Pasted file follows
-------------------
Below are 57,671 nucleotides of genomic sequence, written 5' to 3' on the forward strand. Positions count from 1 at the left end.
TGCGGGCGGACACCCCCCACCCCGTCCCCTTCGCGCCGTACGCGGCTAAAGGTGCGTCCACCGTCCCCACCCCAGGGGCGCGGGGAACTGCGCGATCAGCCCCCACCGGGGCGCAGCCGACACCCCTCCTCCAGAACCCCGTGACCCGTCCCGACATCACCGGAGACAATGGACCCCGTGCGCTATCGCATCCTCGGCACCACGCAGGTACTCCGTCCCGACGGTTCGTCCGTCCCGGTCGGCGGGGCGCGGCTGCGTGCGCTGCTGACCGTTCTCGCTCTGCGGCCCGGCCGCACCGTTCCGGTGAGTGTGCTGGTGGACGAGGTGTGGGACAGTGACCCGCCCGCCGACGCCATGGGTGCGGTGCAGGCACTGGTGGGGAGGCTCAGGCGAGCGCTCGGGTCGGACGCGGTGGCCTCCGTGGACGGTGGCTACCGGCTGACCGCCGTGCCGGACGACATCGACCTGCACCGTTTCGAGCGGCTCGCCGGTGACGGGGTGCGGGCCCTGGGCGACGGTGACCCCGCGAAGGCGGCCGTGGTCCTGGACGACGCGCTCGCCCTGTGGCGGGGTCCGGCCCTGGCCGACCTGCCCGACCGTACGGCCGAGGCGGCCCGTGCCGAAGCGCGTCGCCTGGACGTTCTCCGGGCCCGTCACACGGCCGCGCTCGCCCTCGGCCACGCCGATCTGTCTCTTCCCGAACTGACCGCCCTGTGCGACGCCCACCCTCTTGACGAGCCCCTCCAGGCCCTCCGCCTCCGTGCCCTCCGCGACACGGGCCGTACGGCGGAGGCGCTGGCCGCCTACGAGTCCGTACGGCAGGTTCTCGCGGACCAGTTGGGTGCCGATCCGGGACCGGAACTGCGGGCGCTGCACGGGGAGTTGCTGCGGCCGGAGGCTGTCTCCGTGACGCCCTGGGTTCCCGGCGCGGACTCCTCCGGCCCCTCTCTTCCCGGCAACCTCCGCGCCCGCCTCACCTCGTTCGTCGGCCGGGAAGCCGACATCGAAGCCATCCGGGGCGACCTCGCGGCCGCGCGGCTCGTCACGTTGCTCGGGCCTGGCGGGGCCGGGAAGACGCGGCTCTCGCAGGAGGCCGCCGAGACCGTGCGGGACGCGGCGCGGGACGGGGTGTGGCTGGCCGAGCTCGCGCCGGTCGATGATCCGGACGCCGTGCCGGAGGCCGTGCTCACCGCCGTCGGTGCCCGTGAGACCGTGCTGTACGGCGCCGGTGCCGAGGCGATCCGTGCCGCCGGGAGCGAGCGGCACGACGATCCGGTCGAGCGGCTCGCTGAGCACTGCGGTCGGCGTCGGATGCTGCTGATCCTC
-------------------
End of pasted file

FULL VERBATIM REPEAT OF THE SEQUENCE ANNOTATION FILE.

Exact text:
Below are 57,671 nucleotides of genomic sequence, written 5' to 3' on the forward strand. Positions count from 1 at the left end.
TGCGGGCGGACACCCCCCACCCCGTCCCCTTCGCGCCGTACGCGGCTAAAGGTGCGTCCACCGTCCCCACCCCAGGGGCGCGGGGAACTGCGCGATCAGCCCCCACCGGGGCGCAGCCGACACCCCTCCTCCAGAACCCCGTGACCCGTCCCGACATCACCGGAGACAATGGACCCCGTGCGCTATCGCATCCTCGGCACCACGCAGGTACTCCGTCCCGACGGTTCGTCCGTCCCGGTCGGCGGGGCGCGGCTGCGTGCGCTGCTGACCGTTCTCGCTCTGCGGCCCGGCCGCACCGTTCCGGTGAGTGTGCTGGTGGACGAGGTGTGGGACAGTGACCCGCCCGCCGACGCCATGGGTGCGGTGCAGGCACTGGTGGGGAGGCTCAGGCGAGCGCTCGGGTCGGACGCGGTGGCCTCCGTGGACGGTGGCTACCGGCTGACCGCCGTGCCGGACGACATCGACCTGCACCGTTTCGAGCGGCTCGCCGGTGACGGGGTGCGGGCCCTGGGCGACGGTGACCCCGCGAAGGCGGCCGTGGTCCTGGACGACGCGCTCGCCCTGTGGCGGGGTCCGGCCCTGGCCGACCTGCCCGACCGTACGGCCGAGGCGGCCCGTGCCGAAGCGCGTCGCCTGGACGTTCTCCGGGCCCGTCACACGGCCGCGCTCGCCCTCGGCCACGCCGATCTGTCTCTTCCCGAACTGACCGCCCTGTGCGACGCCCACCCTCTTGACGAGCCCCTCCAGGCCCTCCGCCTCCGTGCCCTCCGCGACACGGGCCGTACGGCGGAGGCGCTGGCCGCCTACGAGTCCGTACGGCAGGTTCTCGCGGACCAGTTGGGTGCCGATCCGGGACCGGAACTGCGGGCGCTGCACGGGGAGTTGCTGCGGCCGGAGGCTGTCTCCGTGACGCCCTGGGTTCCCGGCGCGGACTCCTCCGGCCCCTCTCTTCCCGGCAACCTCCGCGCCCGCCTCACCTCGTTCGTCGGCCGGGAAGCCGACATCGAAGCCATCCGGGGCGACCTCGCGGCCGCGCGGCTCGTCACGTTGCTCGGGCCTGGCGGGGCCGGGAAGACGCGGCTCTCGCAGGAGGCCGCCGAGACCGTGCGGGACGCGGCGCGGGACGGGGTGTGGCTGGCCGAGCTCGCGCCGGTCGATGATCCGGACGCCGTGCCGGAGGCCGTGCTCACCGCCGTCGGTGCCCGTGAGACCGTGCTGTACGGCGCCGGTGCCGAGGCGATCCGTGCCGCCGGGAGCGAGCGGCACGACGATCCGGTCGAGCGGCTCGCTGAGCACTGCGGTCGGCGTCGGATGCTGCTGATCCTC